Although it is estimated that 40% of adult cats suffer from painful tooth resorption many go untreated because their owners are simply unaware of the condition. In today's post, our Port Jefferson vets explain the symptoms of tooth resorption in cats and how it is treated.
Feline Tooth Resorption
Tooth resorption occurs when the dentin (the hard tissue beneath a tooth's enamel) of a single tooth or multiple teeth begins to erode. Untreated, this process can result in irreparable damage as over time, tooth resorption can affect all of the components in your cat's affected tooth.
This painful condition develops when your cat's body begins breaking down and absorbing the structures that form their tooth. The process generally starts in the enamel and makes its way towards the tooth's center. Eventually, most of the tooth will be gone, only leaving a raised bump on the gums. The premolars in the lower jaw (generally the third premolars) are the teeth that are most often affected by tooth resorption.
This condition can occasionally cause a hole in the middle of a cat's tooth, which may resemble a cavity. The difference between tooth resorption and cavities, however, is that cavities are caused by bacteria, whereas resorption is caused by the body's own biological process. Cavities are also uncommon in cats; therefore, if you notice a hole in your cat's tooth that appears to be a cavity, it is most likely tooth resorption.
Types of Feline Tooth Resorption
Cats can suffer from two types of tooth resorption. The appearance of your cat's tooth on an X-ray will determine the type. When a veterinarian takes a radiograph of a normal tooth, it should show the tooth root with a thin dark outline surrounding it that separates the root from the bone. The dark outline is the periodontal ligament, a normal anatomical element that connects the bone and the root.
Here are the two types of tooth resorption in cats:
Type 1 Tooth Resorption
- If your cat has Type 1 Tooth Resorption, it means the tooth's crown is damaged, but on the X-ray, the root looks normal and the periodontal ligament can be easily recognized.
Type 2 Tooth Resorption
- Also referred to as replacement resorption, if your cat is diagnosed with Type 2 Tooth Resorption the tooth root will look like it is disintegrating, making it hard to differentiate from the bone on the radiograph.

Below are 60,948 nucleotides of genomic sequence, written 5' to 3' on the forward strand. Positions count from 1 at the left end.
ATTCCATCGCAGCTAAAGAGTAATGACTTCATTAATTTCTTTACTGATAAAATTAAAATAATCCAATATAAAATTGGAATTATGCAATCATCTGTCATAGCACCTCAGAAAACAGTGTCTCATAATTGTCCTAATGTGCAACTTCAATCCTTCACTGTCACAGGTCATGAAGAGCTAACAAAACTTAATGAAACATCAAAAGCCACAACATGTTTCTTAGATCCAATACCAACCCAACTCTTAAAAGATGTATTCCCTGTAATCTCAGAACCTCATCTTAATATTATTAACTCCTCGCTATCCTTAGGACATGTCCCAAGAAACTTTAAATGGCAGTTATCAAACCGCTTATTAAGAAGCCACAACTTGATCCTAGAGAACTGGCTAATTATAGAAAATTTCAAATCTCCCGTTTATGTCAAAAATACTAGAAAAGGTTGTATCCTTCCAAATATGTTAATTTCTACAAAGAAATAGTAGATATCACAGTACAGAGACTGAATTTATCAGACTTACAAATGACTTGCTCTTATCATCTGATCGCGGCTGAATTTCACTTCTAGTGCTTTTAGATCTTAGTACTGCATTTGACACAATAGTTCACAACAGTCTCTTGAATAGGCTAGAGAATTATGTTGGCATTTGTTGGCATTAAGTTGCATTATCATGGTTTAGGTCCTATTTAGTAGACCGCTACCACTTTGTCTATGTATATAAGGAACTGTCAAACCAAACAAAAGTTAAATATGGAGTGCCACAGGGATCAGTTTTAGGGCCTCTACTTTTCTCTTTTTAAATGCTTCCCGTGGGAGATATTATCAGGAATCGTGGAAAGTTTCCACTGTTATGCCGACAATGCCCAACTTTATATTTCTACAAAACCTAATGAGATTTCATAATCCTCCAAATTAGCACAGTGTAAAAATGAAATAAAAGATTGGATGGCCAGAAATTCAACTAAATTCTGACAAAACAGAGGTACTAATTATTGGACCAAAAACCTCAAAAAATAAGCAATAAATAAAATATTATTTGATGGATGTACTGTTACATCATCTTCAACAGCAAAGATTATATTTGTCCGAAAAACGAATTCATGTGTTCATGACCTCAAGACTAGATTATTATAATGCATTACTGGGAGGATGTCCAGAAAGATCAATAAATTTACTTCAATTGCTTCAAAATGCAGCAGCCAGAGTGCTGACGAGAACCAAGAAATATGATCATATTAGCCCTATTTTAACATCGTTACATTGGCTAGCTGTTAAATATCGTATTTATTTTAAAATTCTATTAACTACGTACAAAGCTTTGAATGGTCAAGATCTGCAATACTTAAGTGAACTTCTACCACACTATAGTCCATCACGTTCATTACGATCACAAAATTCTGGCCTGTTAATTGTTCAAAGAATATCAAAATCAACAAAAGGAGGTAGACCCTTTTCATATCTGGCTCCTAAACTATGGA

Symptoms of Tooth Resorption in Cats
Cats are stoic creatures who are prone to hiding signs of pain. As a result, while resorption can be excruciatingly painful for cats, it can be difficult for owners to detect. That is why it is critical to be able to recognize the following signs and behaviors:
- Increased Salivation
- Difficulty Eating
- Oral Bleeding
- Behavioral Changes
Treatment For Cats With Tooth Resorption
If you think your cat may have tooth resorption, call your vet right away to book an examination for your kitty. If your veterinarian suspects your feline friend has this condition, they will conduct X-rays and a clinical screening while your cat is under anesthesia. Your vet may also perform a complete dental screening. Without these tests, your cat's tooth resorption will go undiagnosed and continue to become more severe, causing your cat unnecessary pain.
Because this condition can be hard for pet parents to recognize, it's important to bring your kitty to the vet for routine dental exams and cleanings to give your vet the chance to detect this condition in its earliest forms.
If your vet diagnoses your cat with Type 1 Tooth Resorption, they will likely need to extract your cat's tooth root and crown. If your kitty has Type 2 Tooth Resorption, your vet may need to conduct a crown amputation with intentional root retention.
Note: The advice provided in this post is intended for informational purposes and does not constitute medical advice regarding pets. For an accurate diagnosis of your pet's condition, please make an appointment with your vet.